Kick the negative thought habit

  • Published
  • By Todd Goldsmith
  • McChord Field Resiliency Coordinator
I believe that negative thinking is a habit. Sometimes, bad stuff happens and sometimes good stuff happens. That's life.

Being Americans and living in the land-o-plenty, my theory is that we begin to think that the good times are "normal" and the bad times are "bad." We rob ourselves of the little victories that happen each day because we expect them to happen.

Example: You usually get a good parking spot at work, but an adjacent parking lot is being resurfaced so your lot is full and now you have to park 100 yards further from your building and it's raining. Your thought may be, "Wow, this is going to be a crappy day."

It's from this frame of reference, I believe, that we fall into the habit of negative thinking. When our inflated expectations aren't met, we start mentally grumbling to ourselves.

I know we all have different levels of chemicals in our brains and some people's synapses fire much more quickly than others, but with rare exceptions, we generally default our thinking to the negative or worst case scenario. Some people will try to explain away their negative thoughts as being a little "pessimistic." They'll say they were just born a "glass half empty" type of person.

My favorite rationalization is when someone says they are being "realistic" when they're really just being negative. Some people seem to love to worry. They seem to feel like they're really accomplishing something when they fret about stuff. I'm not saying they're "wrong" or "bad." We've all been there at some point in our lives; I'm just saying that they're giving in to a bad habit. And I can prove it to you.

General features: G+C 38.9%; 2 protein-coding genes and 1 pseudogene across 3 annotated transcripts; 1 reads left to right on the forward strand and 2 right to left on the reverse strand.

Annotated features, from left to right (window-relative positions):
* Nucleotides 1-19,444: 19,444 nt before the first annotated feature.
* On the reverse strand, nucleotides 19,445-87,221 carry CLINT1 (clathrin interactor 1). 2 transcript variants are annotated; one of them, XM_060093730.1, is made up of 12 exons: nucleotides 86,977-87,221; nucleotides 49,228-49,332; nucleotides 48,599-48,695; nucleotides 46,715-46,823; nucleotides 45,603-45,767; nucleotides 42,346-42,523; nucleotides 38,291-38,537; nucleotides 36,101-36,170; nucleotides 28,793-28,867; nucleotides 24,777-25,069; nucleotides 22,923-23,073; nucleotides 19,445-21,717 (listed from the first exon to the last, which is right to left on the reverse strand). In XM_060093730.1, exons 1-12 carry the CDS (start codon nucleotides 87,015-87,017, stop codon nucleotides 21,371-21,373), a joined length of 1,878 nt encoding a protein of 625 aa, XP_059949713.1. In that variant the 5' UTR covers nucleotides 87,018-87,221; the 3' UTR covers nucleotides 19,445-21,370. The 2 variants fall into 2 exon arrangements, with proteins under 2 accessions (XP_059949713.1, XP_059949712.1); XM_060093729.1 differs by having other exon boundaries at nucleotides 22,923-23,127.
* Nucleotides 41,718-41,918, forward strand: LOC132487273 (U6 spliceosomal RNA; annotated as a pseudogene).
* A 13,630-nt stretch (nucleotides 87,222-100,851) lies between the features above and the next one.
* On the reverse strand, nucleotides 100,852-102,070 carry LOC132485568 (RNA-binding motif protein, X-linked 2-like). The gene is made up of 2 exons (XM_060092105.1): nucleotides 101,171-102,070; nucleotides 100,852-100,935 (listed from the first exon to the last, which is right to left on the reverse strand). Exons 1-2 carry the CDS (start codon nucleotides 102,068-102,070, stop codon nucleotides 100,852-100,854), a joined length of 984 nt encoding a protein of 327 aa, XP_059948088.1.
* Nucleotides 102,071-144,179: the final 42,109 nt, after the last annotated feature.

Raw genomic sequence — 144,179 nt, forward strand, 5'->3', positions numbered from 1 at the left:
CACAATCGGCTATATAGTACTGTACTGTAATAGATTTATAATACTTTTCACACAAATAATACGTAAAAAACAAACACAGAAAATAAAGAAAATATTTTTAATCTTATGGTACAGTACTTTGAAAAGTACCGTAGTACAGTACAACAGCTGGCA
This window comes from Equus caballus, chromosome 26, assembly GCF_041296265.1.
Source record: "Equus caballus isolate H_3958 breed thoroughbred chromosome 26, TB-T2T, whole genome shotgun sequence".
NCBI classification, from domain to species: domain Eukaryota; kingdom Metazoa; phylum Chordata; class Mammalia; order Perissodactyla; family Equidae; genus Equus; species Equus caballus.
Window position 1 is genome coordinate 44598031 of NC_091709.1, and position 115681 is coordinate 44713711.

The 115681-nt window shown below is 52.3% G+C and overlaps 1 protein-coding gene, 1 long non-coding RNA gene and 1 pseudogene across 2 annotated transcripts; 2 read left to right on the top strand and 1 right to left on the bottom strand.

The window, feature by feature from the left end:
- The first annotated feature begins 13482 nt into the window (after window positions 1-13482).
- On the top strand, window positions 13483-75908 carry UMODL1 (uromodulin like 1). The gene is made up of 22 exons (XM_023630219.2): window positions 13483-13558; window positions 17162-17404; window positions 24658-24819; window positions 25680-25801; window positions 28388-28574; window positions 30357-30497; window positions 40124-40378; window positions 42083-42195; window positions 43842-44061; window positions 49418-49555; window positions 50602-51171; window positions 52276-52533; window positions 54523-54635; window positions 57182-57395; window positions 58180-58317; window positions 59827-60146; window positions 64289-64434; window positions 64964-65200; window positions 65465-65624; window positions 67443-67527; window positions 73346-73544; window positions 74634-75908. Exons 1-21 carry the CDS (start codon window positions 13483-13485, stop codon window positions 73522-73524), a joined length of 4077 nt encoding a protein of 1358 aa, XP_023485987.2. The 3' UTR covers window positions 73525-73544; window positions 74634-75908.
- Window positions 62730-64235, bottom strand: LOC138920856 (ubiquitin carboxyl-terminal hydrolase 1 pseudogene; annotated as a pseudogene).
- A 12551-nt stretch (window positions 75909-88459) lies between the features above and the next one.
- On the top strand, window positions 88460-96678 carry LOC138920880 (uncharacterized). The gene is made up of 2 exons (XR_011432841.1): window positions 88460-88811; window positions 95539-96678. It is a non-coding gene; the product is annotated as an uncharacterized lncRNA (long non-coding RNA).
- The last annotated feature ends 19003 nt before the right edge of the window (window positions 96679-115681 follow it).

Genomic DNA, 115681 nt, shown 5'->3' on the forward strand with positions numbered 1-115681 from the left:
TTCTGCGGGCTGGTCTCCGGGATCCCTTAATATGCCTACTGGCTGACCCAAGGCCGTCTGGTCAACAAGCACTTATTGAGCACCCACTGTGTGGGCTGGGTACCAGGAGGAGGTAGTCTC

Try this little experiment: Commit to yourself that you will quash all negative thoughts, words and deeds for the next 24 hours. Yes, you read that correctly, for the next 24 hours, don't think, say or do anything negative. Commit to it!

You will be absolutely amazed at how many times you'll catch yourself worrying or thinking foreboding thoughts. If you don't think you can make it for 24 hours, start with just one hour and work your way up to more and more time. Then try it for another 24 hours, and then another and so on. After only three or four days, you will break the habit and enjoy a much more optimistic and positive experience of life. And it cost you nothing.

More importantly, you will begin to establish a habit of positive thoughts that will encourage others and increase your satisfaction with life. Good luck!